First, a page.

“I’m sorry Mr. Kral. I can’t do it. It’s just too dangerous.”


(Kral was really perturbed. For an instant Lucas was reminded of the last time his truly beloved was angry.)

“Professor Lucas, my daughter tells me that you have considerable debt.” (How in the world?)

“Well, I wouldn’t say, absolutely considerable, but maybe only relatively speaking. It’s nothing compared to your yearly income or the national debt. But it is considerable from my point of view.”

That was the end of the story. He had no power to resist the proposal which Kral made. What would Veronica think? Nothing. She had predicted it. She was laughing to see him squirm.

But, even worse, what would Petra think?

Of course, she knew her old man, so she knew he’d offered to pay Lucas.

Veronica hugged him. “You were so cute on the phone!” (Cute?) Apparently, she liked to see him squirm. But he wasn’t about to complain. Witnessing his torture had ignited her. (Again? He couldn’t believe it. The Lord works in mysterious ways.)


Lucas called Petra up the next morning. He didn’t beat around the bush and neither did she. He asked her to marry him and she turned him down.

“Oh, Professor Lucas. I’m so sorry you’ve been drawn into this. You know I can’t say yes. I know my father put you up to this. You’ve just got to explain to him that Tom and I are in love.”

Oh Christ! Another long distance phone call!

(Now, wait a minute. She hasn’t really been kidnapped. And I haven’t married her. And Ver is randier than ever. If I go bankrupt, will that kill me?)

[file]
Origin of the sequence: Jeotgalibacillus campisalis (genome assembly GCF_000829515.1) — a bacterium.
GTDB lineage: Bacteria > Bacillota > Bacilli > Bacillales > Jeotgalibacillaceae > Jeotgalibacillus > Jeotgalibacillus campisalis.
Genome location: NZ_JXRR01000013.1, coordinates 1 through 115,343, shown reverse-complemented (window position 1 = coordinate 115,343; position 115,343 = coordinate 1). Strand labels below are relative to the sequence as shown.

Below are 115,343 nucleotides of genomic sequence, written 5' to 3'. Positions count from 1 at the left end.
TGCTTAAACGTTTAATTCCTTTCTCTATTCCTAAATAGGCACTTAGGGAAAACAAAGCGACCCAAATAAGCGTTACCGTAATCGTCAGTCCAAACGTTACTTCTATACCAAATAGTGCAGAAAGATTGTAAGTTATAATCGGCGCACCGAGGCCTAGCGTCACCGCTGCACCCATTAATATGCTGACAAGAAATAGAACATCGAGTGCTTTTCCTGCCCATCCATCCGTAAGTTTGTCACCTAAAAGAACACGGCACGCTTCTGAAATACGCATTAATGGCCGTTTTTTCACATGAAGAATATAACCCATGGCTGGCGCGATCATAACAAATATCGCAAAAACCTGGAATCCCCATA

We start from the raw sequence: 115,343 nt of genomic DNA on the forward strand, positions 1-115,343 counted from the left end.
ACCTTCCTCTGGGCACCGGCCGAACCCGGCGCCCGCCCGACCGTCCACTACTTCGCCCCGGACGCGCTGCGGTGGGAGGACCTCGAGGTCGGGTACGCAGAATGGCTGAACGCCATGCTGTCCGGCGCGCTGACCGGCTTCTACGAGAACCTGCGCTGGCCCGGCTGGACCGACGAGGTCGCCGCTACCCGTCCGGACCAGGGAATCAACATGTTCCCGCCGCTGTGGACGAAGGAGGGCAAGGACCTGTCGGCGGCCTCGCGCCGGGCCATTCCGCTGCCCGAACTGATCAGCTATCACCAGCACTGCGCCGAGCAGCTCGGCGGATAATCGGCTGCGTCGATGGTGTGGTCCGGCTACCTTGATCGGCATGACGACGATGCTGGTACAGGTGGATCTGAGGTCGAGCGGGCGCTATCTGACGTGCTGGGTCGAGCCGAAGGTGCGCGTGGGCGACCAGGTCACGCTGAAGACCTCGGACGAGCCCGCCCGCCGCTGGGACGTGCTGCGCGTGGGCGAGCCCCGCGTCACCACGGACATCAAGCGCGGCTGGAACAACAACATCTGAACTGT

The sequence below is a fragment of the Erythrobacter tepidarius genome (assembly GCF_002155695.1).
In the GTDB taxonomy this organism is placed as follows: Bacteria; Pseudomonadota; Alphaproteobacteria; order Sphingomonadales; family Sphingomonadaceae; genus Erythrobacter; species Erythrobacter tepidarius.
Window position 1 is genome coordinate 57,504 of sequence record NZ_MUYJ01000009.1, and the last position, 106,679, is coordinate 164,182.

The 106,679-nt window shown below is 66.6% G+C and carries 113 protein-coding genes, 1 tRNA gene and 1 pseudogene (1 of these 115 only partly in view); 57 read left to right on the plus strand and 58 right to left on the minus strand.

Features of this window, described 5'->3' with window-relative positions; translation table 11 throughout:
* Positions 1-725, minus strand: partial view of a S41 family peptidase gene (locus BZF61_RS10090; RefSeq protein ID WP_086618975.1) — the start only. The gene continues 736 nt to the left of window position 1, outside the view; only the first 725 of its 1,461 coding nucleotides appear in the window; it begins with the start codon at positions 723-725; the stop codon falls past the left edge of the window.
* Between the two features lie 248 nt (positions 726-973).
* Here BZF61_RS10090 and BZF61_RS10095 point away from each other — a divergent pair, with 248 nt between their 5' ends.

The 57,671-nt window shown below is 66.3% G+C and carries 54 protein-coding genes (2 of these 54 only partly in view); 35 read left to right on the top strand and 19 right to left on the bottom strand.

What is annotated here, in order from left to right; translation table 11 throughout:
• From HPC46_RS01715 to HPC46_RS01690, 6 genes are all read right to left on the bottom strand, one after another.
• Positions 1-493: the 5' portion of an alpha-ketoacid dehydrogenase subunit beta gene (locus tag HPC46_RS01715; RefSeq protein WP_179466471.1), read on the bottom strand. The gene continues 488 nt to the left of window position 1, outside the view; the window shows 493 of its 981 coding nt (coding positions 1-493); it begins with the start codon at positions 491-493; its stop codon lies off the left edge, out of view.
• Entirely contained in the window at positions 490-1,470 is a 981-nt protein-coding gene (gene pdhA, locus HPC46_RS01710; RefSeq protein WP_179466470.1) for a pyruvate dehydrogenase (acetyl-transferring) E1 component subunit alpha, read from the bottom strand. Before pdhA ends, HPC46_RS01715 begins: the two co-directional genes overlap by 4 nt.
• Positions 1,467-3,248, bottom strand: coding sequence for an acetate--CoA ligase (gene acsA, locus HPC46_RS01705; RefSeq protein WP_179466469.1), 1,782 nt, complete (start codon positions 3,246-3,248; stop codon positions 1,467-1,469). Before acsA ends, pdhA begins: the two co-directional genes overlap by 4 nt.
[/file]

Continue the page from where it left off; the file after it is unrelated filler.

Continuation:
“Mr Kral! Yur daughter laughed at me when I proposed to her. She knew you put me up to it.”

“That’s my daughter!” (He sounded positively joyous. Had the entire world gone bonkers?)

“Well, what next, Mr. Kral?”

“I’m afraid the only thing to do is to let them marry.”

“Let them marry? I thought you were dead set against it?”

“Yes, but the ingenuity of the young man. And the way he even used a story from my book. It’s really very flattering. So, I’ve decided to give in.”

(And what about our financial agreement?)

“Now, Professor Lucas, I understand that as a university lecturer, you are poorly paid.”

(An understatement. Taxicab drivers in Toledo make more money.)

“But I insist that you attend the wedding, which will, of course, be held here. And, perhaps there is someone special you’d like to bring with you? Do not worry about expenses. My secretary will contact you, and you will receive all of the necessary funds. And do not worry about the bill for the transatlantic phone calls. All of your expenses will be paid for. You have helped me see the true path to my daughter’s future happiness.”

(Probably papa moneybags was kept awake all night with visions of the nutty professor as his son-in-law. After that a local boy looked pretty good, even if he is a bit of a hothead.)

“You are too generous!”

(Well, not really. Just generous enough if Kral pays the phone bill. As for the flight and the other costs associated with travel, who could say? He might end up deeper in debt. There’s always some extra expense for toothpaste or foot powder.)

Ø > >

“You’re quite a matchmaker Professor Lucas!”

She threw her arms around him, and began to kiss him passionately.

“You know, Petra really did have a crush on you.”

“How do you know?”

“She told me.”


“When she had us for dinner.”

“But I was there and it was a small apartment.”

“You were there in the apartment, but you were not there where we were having the conversation.”

“Oh, so you mean the minute I leave the room…”

“Don’t be angry! I was gathering valuable information… on your behalf, I might add! She had a crush on you, but she said her whole picture of you changed when she noticed how smudged your glasses were…

Don’t worry Lou! I think it’s cute! (She squeezed him.)

Unfathomable depths in his very own past! He thought to himself, as they headed toward the bedroom, that this would be another productive weekend on the academic front. Christ! Talk about the winds of change… What could possibly happen next?